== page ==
As the title suggests, this publication is technical. However, even if you're not a hardware or OS guru, I think you'll get something out of it, if only for the pictures. No, that's not a putdown of you less technical folk; the illustrations and images that explain the zEC12 technology are really quite interesting. They allow you to see -- as I did -- just what an amazing machine the zEC12 is.
The zEC12 is designed to run z/OS, z/VM, z/VSE, z/TPF, Linux on System z (SUSE Linux and RedHat). On the zBX blades you can run POWER7 hardware with AIX, PowerVM, Linux on System x (SUSE SLES and Red Hat), Windows Server 2008 R2 and Windows Server 2008 SP2 (Datacenter Edition) 64-bit.
Since I work with z/OS and DB2, I’m very interested in specialty processors such as zAAP, zIIP and IFL. The zAAP processor is designed to offload Java workload, zIIP for DB2 workloads (such as DRDA access over TCP/IP, JDBC, ODBC, parallel queries, XML parsing and some DB2 utilities) and IFL for Linux workloads.
I recently learned that zAAP workloads can run on a zIIP specialty engine if you don't have a zAAP processor. I wasn't sure this has been supported on z/OS, but I searched around and found this great cheat sheet about zAAP and zIIP parameters. Looking at this document I see that z/OS 1.11 provides this support using the parameter, ZAAPZIP=YES. By applying APAR OA27495, you can use parameter zz=YES on 1.9 and 1.10.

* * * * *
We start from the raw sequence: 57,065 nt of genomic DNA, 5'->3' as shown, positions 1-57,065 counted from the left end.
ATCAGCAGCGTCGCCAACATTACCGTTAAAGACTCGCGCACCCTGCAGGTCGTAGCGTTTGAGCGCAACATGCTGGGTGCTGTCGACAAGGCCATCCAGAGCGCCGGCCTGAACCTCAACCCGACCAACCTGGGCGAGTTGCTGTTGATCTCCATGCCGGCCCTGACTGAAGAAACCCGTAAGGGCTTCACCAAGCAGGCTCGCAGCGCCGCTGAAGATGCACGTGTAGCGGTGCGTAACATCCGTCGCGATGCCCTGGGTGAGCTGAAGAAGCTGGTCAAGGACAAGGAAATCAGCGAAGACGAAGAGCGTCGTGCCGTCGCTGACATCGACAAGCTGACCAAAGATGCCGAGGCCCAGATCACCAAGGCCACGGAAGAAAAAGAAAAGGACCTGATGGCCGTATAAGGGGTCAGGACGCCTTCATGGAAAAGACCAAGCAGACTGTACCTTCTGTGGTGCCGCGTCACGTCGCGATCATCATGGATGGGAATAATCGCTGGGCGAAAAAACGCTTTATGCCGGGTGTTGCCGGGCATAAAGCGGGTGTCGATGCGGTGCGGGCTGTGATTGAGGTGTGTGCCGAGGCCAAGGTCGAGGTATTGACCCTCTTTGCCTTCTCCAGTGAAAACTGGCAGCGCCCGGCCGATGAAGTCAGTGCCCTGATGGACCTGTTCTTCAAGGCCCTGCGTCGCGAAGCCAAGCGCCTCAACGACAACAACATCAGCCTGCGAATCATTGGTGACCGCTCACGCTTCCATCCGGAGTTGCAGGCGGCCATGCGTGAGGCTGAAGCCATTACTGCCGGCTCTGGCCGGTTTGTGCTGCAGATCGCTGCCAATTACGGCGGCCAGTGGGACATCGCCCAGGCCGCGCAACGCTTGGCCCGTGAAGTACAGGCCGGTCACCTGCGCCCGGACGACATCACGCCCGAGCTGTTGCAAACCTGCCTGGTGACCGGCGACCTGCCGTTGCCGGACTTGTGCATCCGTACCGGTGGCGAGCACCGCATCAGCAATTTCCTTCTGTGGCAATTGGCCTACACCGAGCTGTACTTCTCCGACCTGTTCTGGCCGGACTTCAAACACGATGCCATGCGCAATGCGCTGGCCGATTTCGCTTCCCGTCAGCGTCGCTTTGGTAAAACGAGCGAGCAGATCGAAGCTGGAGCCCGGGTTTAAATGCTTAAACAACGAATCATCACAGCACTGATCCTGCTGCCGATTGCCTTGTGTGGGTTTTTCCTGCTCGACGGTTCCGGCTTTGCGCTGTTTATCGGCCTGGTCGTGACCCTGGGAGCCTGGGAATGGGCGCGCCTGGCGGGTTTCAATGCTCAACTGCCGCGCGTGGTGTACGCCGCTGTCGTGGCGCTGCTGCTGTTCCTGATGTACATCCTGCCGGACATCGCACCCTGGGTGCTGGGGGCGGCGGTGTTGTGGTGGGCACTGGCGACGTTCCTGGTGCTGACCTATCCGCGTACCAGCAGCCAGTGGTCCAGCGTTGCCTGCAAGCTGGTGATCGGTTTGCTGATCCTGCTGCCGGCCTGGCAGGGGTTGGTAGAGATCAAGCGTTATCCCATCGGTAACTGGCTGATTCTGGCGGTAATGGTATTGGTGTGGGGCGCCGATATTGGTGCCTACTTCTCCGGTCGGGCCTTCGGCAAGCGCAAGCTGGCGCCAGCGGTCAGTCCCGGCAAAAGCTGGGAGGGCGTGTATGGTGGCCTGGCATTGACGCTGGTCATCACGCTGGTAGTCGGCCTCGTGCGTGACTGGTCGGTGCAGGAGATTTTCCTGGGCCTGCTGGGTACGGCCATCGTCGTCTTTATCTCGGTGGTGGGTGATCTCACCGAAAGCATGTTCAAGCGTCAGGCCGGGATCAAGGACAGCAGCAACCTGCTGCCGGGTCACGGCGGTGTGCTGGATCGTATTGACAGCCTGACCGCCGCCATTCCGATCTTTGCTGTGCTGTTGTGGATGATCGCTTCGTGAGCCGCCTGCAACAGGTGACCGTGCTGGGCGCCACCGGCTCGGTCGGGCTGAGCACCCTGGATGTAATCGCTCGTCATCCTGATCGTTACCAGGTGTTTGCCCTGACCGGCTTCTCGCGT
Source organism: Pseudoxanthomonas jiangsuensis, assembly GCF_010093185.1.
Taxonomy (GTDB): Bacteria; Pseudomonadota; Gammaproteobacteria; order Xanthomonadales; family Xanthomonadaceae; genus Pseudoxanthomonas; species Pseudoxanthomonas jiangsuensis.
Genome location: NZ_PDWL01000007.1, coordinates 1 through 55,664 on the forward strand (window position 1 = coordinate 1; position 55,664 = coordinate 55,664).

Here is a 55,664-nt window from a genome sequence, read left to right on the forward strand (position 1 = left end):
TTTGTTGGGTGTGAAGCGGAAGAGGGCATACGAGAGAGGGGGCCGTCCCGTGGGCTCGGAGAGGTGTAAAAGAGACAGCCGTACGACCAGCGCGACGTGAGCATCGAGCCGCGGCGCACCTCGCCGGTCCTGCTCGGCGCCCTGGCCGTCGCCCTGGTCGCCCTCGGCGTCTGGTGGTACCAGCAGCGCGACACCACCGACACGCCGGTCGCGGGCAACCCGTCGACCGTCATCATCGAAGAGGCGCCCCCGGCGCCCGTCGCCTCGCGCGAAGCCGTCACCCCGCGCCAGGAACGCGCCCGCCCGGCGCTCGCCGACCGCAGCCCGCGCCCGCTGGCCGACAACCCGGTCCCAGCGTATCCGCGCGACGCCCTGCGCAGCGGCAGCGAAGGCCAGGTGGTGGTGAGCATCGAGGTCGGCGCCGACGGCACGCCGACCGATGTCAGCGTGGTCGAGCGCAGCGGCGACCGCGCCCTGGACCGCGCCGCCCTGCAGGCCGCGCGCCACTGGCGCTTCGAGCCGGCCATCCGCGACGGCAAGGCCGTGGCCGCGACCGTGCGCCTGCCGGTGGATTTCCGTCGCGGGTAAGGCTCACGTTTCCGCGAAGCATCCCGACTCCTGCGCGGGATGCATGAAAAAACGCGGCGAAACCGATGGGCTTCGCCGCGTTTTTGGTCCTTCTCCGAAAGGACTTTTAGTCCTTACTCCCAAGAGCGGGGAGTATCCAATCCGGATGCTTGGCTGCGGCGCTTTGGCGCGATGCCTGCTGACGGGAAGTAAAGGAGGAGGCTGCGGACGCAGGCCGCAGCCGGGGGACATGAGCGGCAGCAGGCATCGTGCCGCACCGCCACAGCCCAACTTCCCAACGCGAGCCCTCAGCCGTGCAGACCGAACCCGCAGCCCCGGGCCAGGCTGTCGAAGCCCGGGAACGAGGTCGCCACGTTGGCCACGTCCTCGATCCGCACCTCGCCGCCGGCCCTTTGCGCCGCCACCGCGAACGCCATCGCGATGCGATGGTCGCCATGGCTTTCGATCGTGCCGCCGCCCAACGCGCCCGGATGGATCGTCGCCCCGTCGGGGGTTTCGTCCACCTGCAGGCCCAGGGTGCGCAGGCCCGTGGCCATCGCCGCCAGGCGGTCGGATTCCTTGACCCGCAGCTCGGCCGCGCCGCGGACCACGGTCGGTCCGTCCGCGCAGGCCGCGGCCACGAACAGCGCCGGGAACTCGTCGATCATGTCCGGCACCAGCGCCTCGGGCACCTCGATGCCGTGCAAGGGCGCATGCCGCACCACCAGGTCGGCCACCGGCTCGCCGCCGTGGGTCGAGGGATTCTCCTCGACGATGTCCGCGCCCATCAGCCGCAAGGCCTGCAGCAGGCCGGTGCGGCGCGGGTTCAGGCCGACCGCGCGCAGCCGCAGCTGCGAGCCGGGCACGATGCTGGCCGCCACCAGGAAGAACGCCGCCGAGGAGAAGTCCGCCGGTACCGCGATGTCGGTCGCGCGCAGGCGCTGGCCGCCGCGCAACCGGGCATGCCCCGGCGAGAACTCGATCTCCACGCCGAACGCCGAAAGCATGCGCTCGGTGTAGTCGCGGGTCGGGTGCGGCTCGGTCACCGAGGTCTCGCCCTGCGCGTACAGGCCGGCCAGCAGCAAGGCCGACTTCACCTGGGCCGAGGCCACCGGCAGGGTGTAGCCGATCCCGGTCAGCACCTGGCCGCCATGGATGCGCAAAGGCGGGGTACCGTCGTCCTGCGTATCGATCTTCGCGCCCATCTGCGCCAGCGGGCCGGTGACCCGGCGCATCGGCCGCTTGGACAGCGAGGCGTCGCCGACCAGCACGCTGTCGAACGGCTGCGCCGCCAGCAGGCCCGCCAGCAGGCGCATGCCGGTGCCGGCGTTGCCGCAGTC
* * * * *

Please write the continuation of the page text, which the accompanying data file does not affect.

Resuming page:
All this made me wonder why a customer would buy a zAAP specialty engine when both Java and DB2 workloads can now run on a zIIP. The answer comes in this IBM statement of direction:
"IBM zEnterprise EC12 is planned to be the last high-end System z server to offer support for zAAP specialty engine processors. IBM intends to continue support for running zAAP workloads on zIIP processors (zAAP on zIIP). This is intended to help simplify capacity planning and performance management, while still supporting all the currently eligible workloads. In addition, IBM plans to provide a PTF for APAR OA38829 on z/OS V1.12 and V1.13 in September 2012 to remove the restriction that prevents zAAP-eligible workloads from running on zIIP processors when a zAAP is installed on the server. This is intended only to help facilitate migration and testing of zAAP workloads on zIIP processors."
I’m sure this will greatly help customers plan their hardware upgrades, because it removes the need to guess how much new workload will be Java or how much will be DB2 for z/OS work. Instead of having to purchase another zAAP engine or a zIIP engine, now customers can just buy zIIP engines and know they'll handle both Java and DB2 workloads.